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SpaceX CRS-25 cargo mission to ISS delayed over Crew Dragon Fuel leak

The SpaceX Dragon delivery ship has been so dependable that we seldom have to mention it, but the spacecraft has had a rare problem that will cause a scheduled resupply trip to be delayed. According to NASA, the vessel scheduled to launch this weekend has a fuel leak, therefore everything has been put on hold as the two investigate. According to NASA, the fault was discovered as Dragon was being readied for the CRS-25 cargo trip to the International Space Station (ISS) last weekend.

To avoid additional leaks, the crew withdrew both the fuel and the oxidizer from the system after finding increased vapor readings of mono-methyl hydrazine (MMH) propellant. Following a review of the situation this week, all sides concluded that delaying the launch would be wise. Unfortunately, putting a patch on the ship and launching it into space isn’t an option. The crew doesn’t know where the leak is right now, and even if they do, they’ll have to make sure it’s not a symptom of a system breakdown that may endanger the ship or the ISS.

Despite the fact that Dragon would be without a crew, it would stay docked at the station for many days, stocked with enough fuel to return to Earth. Dragon initially flew freight to the International Space Station around ten years ago, at a period when the Space Shuttle had just been decommissioned. Dragon, like the first stage of the Falcon 9 rocket that sent it into orbit, is reusable. This design has helped SpaceX in lowering launch costs and securing longer NASA launch contracts.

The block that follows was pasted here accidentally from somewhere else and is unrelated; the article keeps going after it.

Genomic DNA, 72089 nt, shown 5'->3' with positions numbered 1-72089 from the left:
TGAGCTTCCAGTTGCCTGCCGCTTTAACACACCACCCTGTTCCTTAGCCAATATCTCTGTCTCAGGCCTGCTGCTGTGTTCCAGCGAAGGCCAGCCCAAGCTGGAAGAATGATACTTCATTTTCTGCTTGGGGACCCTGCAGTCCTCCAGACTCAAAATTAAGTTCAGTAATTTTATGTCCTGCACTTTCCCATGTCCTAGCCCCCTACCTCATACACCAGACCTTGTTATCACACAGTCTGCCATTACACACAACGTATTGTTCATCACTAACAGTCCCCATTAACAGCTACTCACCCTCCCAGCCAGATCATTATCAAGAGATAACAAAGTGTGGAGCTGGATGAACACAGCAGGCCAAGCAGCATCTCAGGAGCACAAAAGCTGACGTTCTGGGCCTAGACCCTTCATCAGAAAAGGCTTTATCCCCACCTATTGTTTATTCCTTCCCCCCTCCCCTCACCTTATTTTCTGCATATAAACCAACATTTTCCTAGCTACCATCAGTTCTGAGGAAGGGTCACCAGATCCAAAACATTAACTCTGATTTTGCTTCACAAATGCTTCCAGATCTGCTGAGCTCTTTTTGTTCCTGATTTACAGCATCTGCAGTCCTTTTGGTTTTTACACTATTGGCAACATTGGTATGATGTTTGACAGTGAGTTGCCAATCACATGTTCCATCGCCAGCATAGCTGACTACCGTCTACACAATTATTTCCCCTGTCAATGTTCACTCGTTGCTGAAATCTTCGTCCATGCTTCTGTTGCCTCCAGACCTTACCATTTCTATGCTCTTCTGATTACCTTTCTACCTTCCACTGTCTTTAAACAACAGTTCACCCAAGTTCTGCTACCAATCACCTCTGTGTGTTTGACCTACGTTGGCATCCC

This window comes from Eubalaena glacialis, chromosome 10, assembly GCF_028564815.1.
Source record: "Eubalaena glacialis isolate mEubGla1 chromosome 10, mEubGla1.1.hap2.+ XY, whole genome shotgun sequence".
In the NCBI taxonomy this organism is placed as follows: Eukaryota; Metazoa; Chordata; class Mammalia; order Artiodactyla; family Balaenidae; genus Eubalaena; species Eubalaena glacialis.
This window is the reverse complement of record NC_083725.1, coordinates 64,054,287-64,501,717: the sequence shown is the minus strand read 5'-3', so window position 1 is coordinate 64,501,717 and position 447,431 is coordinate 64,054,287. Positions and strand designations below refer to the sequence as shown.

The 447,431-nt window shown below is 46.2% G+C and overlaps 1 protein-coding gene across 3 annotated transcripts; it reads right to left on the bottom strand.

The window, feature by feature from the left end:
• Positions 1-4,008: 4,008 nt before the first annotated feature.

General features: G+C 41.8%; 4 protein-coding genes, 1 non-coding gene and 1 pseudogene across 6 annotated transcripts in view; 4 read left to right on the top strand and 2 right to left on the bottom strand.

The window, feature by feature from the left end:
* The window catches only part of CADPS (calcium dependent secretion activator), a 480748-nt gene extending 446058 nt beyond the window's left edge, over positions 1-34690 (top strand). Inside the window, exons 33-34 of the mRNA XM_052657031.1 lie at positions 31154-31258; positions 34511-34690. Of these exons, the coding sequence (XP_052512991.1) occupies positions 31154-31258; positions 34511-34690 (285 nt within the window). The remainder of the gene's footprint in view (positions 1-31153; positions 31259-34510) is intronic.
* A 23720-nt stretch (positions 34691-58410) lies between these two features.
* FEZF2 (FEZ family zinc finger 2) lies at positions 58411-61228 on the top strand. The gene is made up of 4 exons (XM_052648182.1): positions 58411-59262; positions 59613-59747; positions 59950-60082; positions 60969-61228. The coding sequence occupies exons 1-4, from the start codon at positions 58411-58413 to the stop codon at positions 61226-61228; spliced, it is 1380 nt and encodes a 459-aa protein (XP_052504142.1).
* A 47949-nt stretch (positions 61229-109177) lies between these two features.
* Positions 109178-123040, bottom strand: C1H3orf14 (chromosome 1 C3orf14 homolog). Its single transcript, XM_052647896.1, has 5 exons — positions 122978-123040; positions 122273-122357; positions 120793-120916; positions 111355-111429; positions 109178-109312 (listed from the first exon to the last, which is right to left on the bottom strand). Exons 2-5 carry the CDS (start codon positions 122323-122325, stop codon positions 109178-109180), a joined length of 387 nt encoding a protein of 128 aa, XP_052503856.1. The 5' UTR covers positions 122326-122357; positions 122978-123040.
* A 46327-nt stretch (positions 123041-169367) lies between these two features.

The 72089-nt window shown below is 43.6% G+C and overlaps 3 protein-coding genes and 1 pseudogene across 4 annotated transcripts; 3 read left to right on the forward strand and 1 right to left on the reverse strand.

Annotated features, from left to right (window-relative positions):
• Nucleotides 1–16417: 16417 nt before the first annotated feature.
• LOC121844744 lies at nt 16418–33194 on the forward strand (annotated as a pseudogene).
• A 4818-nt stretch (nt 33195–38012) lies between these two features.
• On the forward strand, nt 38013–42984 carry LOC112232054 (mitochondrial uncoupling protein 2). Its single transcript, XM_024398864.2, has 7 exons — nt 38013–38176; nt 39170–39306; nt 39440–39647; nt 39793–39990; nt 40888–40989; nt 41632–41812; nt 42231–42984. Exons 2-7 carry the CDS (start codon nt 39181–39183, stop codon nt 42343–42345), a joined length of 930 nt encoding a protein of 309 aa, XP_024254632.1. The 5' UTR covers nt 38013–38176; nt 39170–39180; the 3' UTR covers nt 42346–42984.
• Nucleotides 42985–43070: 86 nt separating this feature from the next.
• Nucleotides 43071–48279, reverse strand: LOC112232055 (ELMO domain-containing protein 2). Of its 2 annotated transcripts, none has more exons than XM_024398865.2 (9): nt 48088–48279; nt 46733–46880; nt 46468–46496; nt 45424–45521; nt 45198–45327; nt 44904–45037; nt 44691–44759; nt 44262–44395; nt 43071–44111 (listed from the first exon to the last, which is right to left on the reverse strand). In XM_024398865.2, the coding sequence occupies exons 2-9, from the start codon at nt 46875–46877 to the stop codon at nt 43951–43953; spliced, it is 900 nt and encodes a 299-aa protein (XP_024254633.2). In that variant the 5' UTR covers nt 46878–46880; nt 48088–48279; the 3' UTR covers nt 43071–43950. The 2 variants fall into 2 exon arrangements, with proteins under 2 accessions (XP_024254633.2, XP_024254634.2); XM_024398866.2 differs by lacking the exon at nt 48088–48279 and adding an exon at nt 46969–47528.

The Crew Dragon, which is currently NASA’s sole option to reach the International Space Station, is based on the Dragon. Boeing’s Starliner will also carry a crew to the ISS in the future, although it has just recently completed the test trip that it bungled in 2019.

For the time being, neither NASA nor SpaceX have said when CRS-25 will be rescheduled, but the ISS crew will be OK. The payload consists mostly of scientific equipment, such as the Earth Surface Mineral Dust Source Investigation, or EMIT, which will examine the composition and pattern of dust moving from dry areas to the rest of the world. A Stanford test bed will also be there to assist the team in exploring the process of generating a concrete substitute known as biopolymer soil composite.

Source: ExtremeTech

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Written by Alex Bruno

Freelance space writer Alex Bruno specializes in covering China's quickly expanding space industry. In 2021, he started writing for SpaceXMania. He also contributes to publications including SpaceNews, IEEE Spectrum, National Geographic, Sky & Telescope, and New Scientist. When Alex was a small child, he first experienced the space bug after seeing Voyager photographs of alien planets in our solar system. When not in space, Alex likes to go trail jogging in the Finnish countryside.

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